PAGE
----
We don’t know exactly how big such changes will be or how long they will persist but it seems likely that they will mandate unprecedented organisational flexibility. If they hadn’t already realised by now, companies will need to be more flexible, adaptive and agile, so that the next time there is a massive interruption to ‘business as usual’ there can be no excuses. Already we see companies that have been anchored by legacy systems failing to move fast enough and respond to the new realities of virtual business. And this in turn will complete the tectonic shift in favour of cloud computing.
Reasons to move on cloud now
Of course, there are many ways to deliver flexibility, but the cloud is a perfect vehicle in lots of ways.
Centralisation. Cloud offers a hub for managing content where versions of documents and audits are maintained for process order and regulatory compliance. Think of how Box or Dropbox, for example, are replacing lossy processes such as sending email attachments or adding document versions to file shares.
Collaboration. Cloud is a perfect fit for meetings of teams or value-chain networks. Any cloud app is inherently collaborative. That will become more and more important as companies build ecosystems of partners to co-curate and ideate for products and services that stand out from commoditised rivals and can command a premium price.
Cost. With future revenues so uncertain for many companies, managing costs is hugely important. Cloud services usually have subscription-based, utility-like model so prices rise and fall depending on usage. This ensures value and means there is little risk of ‘bill shock’.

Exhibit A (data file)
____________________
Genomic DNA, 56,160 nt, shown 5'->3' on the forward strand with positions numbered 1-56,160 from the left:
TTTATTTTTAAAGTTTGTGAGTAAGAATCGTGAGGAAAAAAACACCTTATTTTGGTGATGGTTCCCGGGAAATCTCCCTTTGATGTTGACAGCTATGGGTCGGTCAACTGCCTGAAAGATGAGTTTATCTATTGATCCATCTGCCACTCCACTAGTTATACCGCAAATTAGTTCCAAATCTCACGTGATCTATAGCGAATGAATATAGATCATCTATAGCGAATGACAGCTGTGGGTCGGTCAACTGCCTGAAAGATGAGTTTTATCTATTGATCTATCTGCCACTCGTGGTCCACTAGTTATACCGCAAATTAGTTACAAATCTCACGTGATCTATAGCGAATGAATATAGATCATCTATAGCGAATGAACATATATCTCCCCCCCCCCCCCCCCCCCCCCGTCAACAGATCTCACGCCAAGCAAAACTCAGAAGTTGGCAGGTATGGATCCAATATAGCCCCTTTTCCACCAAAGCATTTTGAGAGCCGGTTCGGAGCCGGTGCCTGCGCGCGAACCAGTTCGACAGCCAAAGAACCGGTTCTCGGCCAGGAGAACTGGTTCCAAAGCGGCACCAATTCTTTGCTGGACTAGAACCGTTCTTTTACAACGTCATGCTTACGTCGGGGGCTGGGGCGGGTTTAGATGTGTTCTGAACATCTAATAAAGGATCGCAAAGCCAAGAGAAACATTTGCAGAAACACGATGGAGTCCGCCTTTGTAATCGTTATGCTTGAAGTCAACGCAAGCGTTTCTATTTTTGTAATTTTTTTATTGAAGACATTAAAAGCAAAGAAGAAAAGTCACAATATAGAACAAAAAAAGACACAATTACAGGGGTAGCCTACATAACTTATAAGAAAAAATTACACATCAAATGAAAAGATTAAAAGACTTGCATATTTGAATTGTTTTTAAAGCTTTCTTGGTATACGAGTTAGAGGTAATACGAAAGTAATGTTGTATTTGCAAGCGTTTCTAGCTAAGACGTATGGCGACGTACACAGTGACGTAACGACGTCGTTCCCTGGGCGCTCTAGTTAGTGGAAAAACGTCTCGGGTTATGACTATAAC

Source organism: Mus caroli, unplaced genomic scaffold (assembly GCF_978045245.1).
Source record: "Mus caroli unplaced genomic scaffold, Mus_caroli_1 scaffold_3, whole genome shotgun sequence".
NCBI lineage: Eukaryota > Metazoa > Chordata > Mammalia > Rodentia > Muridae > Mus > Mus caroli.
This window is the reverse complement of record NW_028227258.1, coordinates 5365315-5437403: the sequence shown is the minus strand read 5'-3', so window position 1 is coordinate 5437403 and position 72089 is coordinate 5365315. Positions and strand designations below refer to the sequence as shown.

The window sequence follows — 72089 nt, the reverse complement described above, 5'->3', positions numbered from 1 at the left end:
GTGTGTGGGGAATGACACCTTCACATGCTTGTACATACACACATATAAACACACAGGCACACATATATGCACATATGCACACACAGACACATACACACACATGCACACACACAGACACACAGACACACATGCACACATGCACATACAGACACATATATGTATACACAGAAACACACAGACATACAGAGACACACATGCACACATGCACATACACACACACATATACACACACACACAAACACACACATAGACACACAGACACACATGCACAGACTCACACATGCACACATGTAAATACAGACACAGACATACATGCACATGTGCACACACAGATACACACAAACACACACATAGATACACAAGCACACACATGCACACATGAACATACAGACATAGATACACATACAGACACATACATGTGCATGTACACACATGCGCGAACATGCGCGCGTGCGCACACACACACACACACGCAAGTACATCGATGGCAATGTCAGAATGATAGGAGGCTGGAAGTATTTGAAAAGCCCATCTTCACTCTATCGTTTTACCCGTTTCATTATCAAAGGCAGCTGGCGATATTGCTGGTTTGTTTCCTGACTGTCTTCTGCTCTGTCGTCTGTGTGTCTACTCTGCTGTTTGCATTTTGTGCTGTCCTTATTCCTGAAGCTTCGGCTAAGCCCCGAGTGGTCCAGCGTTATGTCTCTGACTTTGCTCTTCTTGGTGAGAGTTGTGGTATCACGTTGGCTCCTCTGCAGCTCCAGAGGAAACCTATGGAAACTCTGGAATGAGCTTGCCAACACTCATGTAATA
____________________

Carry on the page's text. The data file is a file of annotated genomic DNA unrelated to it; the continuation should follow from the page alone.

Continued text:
Security. Firms need to ensure that with so many more remote workers they have the security protections and policies in place to defend against attackers. Although security has traditionally been a concern or an objection to public cloud adoption, cloud services have an advantage in that they tend to be run via highly proficient data centres with more security skills on tap than enterprises can afford. However, firms will still need to educate staff against phishing and similar scams and ensure that tools such as VPNs and encrypted networks are available.
Choice. Some firms will be understandably concerned about potentially being locked into a single dominant provider than can then have too much control over customer options. However, the intense competition and price cutting among the biggest providers mean that companies that build out using a multi-cloud model will retain the openness they cherish.
Testing. Many companies will still need to be able to test new and reworked processes during and after the crisis. Cloud platforms provide the testbeds to enable this, without high cost penalties or risks being incurred.
Hiring. When the economy bounces back, hiring will again become a critical battleground and companies that aren’t heavy cloud users will become less attractive to younger candidates especially.
As I outlined at the outset, there’s no such thing as an overnight hit in IT, but look out for cloud-related opportunities for both short-term benefits and for future strategic importance. Cloud is already big, but it’s about to get bigger.